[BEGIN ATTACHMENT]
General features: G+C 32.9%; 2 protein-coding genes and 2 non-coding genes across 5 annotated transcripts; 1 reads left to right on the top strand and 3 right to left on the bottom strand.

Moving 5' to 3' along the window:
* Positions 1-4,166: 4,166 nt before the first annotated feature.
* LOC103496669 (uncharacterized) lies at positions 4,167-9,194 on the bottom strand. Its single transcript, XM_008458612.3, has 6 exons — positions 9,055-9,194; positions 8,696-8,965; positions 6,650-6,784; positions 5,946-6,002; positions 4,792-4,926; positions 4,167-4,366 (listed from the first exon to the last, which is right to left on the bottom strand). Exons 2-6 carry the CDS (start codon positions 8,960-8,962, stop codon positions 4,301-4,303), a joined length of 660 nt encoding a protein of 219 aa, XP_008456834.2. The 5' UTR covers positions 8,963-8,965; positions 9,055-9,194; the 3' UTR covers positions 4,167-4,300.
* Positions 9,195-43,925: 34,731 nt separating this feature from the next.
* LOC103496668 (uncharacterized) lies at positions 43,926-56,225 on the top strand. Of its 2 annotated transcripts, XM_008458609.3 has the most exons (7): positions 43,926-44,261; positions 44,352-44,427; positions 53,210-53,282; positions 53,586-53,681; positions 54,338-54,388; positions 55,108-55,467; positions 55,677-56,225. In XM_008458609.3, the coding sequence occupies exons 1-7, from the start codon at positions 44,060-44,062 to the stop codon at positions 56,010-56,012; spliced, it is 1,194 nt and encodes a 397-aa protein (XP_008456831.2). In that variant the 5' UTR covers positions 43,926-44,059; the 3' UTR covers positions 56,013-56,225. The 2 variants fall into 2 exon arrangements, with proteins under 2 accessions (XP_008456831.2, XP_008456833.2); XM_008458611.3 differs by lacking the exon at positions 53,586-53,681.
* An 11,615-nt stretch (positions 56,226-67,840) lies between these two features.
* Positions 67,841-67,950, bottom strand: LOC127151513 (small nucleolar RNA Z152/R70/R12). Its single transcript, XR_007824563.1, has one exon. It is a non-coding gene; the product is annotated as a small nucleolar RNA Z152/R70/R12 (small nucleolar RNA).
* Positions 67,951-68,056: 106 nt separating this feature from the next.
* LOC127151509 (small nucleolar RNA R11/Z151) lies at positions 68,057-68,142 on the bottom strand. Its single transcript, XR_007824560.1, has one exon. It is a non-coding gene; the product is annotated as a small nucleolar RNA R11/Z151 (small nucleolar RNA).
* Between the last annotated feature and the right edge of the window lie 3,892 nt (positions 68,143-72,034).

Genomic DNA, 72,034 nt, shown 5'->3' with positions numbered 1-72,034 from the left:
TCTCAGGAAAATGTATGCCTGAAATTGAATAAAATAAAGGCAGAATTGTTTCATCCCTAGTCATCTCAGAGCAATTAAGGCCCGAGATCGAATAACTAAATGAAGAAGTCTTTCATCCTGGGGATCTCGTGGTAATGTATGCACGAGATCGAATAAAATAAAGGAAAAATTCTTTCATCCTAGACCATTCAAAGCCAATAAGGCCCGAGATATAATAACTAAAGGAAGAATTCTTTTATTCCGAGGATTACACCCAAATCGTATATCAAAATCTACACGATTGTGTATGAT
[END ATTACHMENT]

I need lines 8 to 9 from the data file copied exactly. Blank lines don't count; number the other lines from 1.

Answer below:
* Positions 67,841-67,950, bottom strand: LOC127151513 (small nucleolar RNA Z152/R70/R12). Its single transcript, XR_007824563.1, has one exon. It is a non-coding gene; the product is annotated as a small nucleolar RNA Z152/R70/R12 (small nucleolar RNA).
* Positions 67,951-68,056: 106 nt separating this feature from the next.